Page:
Generic Eight-Squared Numbers (Octs)




The eight-squared identity is the next generalization of quaternions. The eight-squared was first reported by Ferdinand Degen in 1818. It was then mentioned by John T. Graves (1843), and became widely known after publication by Arthur Cayley (1845).

It shows the same behavior as the quaternion and complex numbers, where given one working relationship, by sign changes in sources and destinations, and relabelling of components, a large number of alternative working formulas can be found. In the case of octonions, we have 2^19 = 512K different forms.

The sign matrix in this instance is called T[8][8] rather than S[8][8] to avoid a conflicting name in ginac.

The computation runs as follows. First, assign free variables, using the gamma pattern. (Other patterns work, as long as you don't overspecify four related elements.)

                a b c d e f g h
                i x x x p x s x
                j x x x q x x x
 T[row][col] =  k x x x r x x x
                l x x x x x x x
                m x x x x x x x
                n x x x x x x x
                o x x x x x x x
The nineteen free variables are a-s. The dependent variables are the 'x's, which are determined using the four-term relationship.
	col = rr^row^cc;
	T[rr][cc] = -T[row][cc]*T[row][col]*T[rr][col];
The program OctsViaMult.cp is developed and run in stages. Initially, we only define our independent variables. We then evaluate all definitions for the dependent variables. All discovered definitions are simplified (squared factors reduce to one), and the definitions added to the program. After four rounds, all cells are consistently defined. As a consistency check, each dictionary row for each cell is divided by the first column entry, and the resulting ratios evaluated with square terms reduced to one. All 64 entries prove consistent.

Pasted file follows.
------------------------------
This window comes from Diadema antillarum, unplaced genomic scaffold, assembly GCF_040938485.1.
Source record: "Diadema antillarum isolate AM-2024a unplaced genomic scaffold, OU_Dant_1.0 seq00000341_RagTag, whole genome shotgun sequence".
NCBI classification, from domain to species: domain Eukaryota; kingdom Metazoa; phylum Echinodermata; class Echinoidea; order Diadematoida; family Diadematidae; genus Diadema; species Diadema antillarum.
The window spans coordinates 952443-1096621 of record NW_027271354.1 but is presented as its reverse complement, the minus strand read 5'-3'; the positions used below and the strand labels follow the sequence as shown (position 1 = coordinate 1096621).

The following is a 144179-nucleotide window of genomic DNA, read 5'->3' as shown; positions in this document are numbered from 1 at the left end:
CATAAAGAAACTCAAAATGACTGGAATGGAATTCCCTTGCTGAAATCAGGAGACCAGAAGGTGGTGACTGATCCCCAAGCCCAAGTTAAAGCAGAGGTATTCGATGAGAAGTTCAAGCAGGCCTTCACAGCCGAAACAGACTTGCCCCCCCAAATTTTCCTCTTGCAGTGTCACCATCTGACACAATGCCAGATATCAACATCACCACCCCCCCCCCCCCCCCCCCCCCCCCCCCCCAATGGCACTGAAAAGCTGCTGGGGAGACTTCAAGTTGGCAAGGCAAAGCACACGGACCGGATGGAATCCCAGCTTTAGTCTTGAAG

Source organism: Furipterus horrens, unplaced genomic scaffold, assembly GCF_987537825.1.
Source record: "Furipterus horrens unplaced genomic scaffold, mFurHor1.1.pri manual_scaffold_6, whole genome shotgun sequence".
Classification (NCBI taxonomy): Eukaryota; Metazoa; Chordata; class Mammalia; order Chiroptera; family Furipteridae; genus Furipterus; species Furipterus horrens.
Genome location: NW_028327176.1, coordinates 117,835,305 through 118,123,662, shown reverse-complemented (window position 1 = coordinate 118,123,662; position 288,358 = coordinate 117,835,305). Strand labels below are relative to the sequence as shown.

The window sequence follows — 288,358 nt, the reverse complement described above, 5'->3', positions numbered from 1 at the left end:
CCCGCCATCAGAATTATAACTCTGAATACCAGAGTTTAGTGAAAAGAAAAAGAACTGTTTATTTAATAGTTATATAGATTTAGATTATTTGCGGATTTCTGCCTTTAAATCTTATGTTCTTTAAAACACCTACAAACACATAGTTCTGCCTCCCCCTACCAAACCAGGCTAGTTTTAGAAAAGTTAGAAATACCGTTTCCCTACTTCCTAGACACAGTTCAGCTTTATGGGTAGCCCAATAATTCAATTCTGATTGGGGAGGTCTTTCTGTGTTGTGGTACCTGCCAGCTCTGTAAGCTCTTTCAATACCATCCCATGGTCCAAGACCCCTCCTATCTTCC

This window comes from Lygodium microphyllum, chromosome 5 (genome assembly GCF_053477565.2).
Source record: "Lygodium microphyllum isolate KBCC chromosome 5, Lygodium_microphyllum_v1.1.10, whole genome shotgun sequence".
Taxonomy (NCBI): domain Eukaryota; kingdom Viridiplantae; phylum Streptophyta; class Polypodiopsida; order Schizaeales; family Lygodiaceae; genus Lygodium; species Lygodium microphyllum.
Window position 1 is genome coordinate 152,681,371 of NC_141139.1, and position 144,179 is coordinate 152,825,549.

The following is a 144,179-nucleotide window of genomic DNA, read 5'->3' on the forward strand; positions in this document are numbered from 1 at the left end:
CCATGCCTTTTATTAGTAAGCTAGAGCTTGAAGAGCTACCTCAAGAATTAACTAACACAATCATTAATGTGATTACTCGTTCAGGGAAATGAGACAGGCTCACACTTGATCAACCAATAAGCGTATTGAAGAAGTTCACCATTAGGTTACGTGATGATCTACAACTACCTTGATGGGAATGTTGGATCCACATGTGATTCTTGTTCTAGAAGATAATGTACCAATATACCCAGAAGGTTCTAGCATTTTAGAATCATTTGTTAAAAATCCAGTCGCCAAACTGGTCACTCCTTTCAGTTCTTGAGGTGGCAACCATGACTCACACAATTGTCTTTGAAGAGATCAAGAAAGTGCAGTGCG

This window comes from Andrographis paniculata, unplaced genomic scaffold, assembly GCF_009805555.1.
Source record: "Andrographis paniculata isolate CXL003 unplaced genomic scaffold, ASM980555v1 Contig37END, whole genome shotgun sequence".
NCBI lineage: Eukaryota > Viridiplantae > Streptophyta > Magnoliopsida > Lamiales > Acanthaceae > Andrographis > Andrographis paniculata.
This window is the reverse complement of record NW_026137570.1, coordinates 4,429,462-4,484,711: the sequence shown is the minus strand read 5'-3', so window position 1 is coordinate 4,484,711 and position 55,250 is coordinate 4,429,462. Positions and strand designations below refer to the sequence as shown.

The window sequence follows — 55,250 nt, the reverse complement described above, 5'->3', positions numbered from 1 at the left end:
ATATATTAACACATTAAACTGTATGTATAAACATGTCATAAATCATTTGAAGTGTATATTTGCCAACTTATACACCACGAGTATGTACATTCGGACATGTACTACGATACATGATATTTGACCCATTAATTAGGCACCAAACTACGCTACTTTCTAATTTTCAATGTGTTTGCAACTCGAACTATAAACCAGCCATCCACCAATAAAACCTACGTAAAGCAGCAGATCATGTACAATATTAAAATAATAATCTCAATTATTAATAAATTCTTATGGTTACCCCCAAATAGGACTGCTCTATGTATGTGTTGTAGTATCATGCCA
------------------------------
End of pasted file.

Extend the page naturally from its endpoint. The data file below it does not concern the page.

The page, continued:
Definitions

	T[0][0] = a;
	T[0][1] = b;
	T[0][2] = c;
	T[0][3] = d;
	T[0][4] = e;
	T[0][5] = f;
	T[0][6] = g;
	T[0][7] = h;

	T[1][0] = i;
	T[1][1] = -i*b*a;		// S11 = -i*b*a 
	T[1][2] = -r*k*q*g*j*s*c;	// S12 = -l^2*r*e^2*h^2*k*q*g*j*s*c = -r*k*q*g*j*s*c
	T[1][3] =  r*k*q*d*g*j*s;	// S13 =  l^2*r*e^2*k*q*d*g*j*s = r*k*q*d*g*j*s
	T[1][4] = p;
	T[1][5] = -f*e*p;		// S15 = -f*e*p
	T[1][6] = s;
  	T[1][7] = -h*g*s;		// S17 = -h*g*s 
	
	T[2][0] = j;
	T[2][1] =  r*b*k*q*g*s*i;	// S21 =  l^2*r*b*e^2*h^2*k*q*g*p^2*s*i = r*b*k*q*g*s*i
 	T[2][2] = -a*j*c;		// S22 = -a*j*c
	T[2][3] = -r*k*q*d*g*s*i;	// S23 = -l^2*r*e^2*k*q*d*g*p^2*s*f^2*i = -r*k*q*d*g*s*i
 	T[2][4] = q;
	T[2][5] = -q*g*p*s*f;		// S25 = -e^2*q*g*p*s*f =  -q*g*p*s*f
	T[2][6] = -e*q*g;		// S26 = -e*q*g
	T[2][7] =  h*q*g*p*s;		// S27 =  h*q*g*p*s 

	T[3][0] = k;
	T[3][1] = -r*b*q*g*j*s*i;	// S31 = -l^2*r*b*e^2*q*g*j*p^2*s*i = -r*b*q*g*j*s*i
	T[3][2] =  r*q*g*j*s*c*i;	// S32 =  l^2*r*e^2*q*g*j*p^2*s*c*f^2*i = r*q*g*j*s*c*i
 	T[3][3] = -k*a*d;		// S33 = -k*a*d 
	T[3][4] = r;
 	T[3][5] =  g*p*s*f*r;		// S35 =  g*p*s*f*r
	T[3][6] = -r*p*s;		// S36 = -r*p*s  
 	T[3][7] = -r*e*h;		// S37 = -r*e*h 

	T[4][0] = l;
	T[4][1] = -e*p*i*l*b;		// S41 = -e*a^2*p*i*l*b =  -e*p*i*l*b